Don Mock: IMPORTANT: There are only 2 notes which can be altered in a dom7th. The 5th, and the 9th. Altered means to sharp (raise 1/2 step) and flat (lower 1/2 step. Altered dom7th's can have one or as many as four altered tones which are used to create tension. Most altered 7th guitar voicings have only one or two altered pitches, I'm going to show you two master positions for instantly building altered dominant 7th's.



Don Mock: All you have to do is memorize the three-note 7th voicing in each position, You then will learn where the 5th and the 9th are located, That's it. Then, you simply follow the directions the chord symbol tells you. For example, C7b9#5. You will first play the three-note C7, locate the 9th and lower it 1/2 step. Then locate the 5th and raise it 1/2 step. Done. I play this chord every day, yet I don't have it memorized. How? read on....

Don Mock: It has the root C on the 5th string. The the 3rd degree (E) on the 2nd fret 4th string and the b7th (Bb) on the 3rd fret 3rd string. It does not have a 5th degree which is very common for chord voicings. This is a powerful little chord. I use it as is all the time. Notice where the 9th is. On the B string 3rd fret. If you add it to our little C7 you will have C9, an extended C7 (not altered). The 5th lives on top on the 1st string 3rd fret. If you add it, nothing changes, you only replace the omitted 5th to the C7 or C9. Now let's play some altered dom7th chords. Play C7b9. Play the three-note C7 and add the b9. Lower the D note (9th) to Db.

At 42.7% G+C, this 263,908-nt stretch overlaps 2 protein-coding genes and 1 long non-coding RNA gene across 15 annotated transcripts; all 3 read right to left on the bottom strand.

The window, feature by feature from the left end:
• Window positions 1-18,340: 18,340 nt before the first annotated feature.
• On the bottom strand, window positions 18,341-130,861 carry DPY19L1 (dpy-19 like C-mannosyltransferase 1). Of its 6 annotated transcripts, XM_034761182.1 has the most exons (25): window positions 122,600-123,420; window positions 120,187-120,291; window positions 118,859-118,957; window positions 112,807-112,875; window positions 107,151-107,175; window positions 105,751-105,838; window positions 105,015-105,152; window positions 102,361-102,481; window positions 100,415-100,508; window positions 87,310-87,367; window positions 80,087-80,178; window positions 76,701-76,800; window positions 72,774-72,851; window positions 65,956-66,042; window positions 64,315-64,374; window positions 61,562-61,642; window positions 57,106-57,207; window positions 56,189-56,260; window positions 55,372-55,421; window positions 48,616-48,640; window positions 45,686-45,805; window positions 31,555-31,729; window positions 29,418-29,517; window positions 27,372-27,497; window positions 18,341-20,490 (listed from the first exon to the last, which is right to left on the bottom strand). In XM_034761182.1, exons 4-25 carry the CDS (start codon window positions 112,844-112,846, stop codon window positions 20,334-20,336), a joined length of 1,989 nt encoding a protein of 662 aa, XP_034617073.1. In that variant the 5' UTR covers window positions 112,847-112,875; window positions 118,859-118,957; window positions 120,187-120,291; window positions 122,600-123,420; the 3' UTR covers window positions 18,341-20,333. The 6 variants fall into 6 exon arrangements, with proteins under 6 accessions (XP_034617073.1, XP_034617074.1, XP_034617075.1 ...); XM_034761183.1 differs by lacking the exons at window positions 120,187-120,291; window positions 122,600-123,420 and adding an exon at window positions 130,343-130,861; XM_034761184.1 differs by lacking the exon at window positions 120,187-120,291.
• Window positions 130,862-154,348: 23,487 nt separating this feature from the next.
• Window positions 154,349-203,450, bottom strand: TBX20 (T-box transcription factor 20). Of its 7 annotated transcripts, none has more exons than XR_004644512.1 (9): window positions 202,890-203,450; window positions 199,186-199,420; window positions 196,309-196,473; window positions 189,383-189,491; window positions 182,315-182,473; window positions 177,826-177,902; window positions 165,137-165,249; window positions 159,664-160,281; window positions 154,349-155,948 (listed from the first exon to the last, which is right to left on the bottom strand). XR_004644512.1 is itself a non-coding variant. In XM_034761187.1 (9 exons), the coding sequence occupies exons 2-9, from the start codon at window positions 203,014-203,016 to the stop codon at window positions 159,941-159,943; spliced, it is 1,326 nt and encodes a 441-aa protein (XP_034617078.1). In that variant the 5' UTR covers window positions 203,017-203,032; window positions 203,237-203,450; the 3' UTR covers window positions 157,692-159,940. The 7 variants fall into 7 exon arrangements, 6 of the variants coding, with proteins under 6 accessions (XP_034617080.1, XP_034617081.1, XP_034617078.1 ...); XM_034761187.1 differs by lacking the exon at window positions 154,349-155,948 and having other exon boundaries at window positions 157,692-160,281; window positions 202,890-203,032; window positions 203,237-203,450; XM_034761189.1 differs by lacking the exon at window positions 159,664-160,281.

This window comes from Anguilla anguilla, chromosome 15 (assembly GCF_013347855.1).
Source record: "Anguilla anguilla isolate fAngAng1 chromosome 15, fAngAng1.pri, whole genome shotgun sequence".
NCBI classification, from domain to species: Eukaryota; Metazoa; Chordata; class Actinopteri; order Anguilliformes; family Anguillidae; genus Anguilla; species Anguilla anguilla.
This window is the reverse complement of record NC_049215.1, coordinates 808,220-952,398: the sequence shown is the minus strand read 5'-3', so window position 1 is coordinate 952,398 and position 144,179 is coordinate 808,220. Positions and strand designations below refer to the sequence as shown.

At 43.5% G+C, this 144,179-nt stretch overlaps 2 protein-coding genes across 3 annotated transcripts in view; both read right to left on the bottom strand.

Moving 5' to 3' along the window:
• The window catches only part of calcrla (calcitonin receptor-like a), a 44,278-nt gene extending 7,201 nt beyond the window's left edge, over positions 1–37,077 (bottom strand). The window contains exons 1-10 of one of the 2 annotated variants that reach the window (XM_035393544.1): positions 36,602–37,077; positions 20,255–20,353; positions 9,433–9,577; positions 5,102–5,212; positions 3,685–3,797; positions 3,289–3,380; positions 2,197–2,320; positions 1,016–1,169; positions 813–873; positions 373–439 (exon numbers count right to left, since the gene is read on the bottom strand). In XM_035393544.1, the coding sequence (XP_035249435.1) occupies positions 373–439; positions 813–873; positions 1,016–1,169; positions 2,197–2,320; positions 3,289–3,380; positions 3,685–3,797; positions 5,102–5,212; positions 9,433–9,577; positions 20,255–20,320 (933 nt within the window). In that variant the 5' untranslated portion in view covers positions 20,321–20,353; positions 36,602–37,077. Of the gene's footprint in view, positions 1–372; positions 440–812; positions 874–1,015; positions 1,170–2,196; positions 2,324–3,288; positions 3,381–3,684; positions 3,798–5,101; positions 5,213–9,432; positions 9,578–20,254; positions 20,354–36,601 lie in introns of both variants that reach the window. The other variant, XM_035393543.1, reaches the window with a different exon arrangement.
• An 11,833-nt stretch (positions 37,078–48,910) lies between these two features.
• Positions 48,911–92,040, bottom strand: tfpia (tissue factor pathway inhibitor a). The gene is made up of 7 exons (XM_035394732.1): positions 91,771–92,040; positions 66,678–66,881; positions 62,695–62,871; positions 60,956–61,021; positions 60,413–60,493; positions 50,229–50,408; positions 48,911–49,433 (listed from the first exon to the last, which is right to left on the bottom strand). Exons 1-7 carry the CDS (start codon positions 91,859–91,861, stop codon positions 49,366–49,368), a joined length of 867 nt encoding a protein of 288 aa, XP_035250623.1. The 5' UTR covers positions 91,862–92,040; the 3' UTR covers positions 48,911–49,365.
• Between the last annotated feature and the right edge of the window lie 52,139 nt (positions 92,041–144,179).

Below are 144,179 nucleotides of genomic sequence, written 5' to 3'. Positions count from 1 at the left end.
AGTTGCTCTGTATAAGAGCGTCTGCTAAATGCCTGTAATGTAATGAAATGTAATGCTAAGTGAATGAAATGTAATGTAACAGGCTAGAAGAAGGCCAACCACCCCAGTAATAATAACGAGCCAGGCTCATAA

Don Mock: here's me playing the C7b9



Ras-mel: R 3 b7 b9?

Don Mock: yes Ras, I'll keep resending the diagram so you can see the basic pattern



Don Mock: does everyone understand the master position graphic? the red dots are the basic C7... the blue squares are the 9th and 5th

Tom: what finger do you use for the b9

Don Mock: Tom, 1st finger, let's play C7#9 now



LarryWjazz: Almost like a Ab13

Ras-mel: r 3 b7 #9

Tom: the b9 sounds like it leads in to the root c

Ras-mel: F313-9 tritone

Don Mock: how about C7#9#5, here's me playing it



Don Mock: first let's play C7b9#5



Ras-mel: r 3 b7 b9 #5

Smitty: do you bar across 2nd fret for that??

Don Mock: Ras, yes... Smitty, yes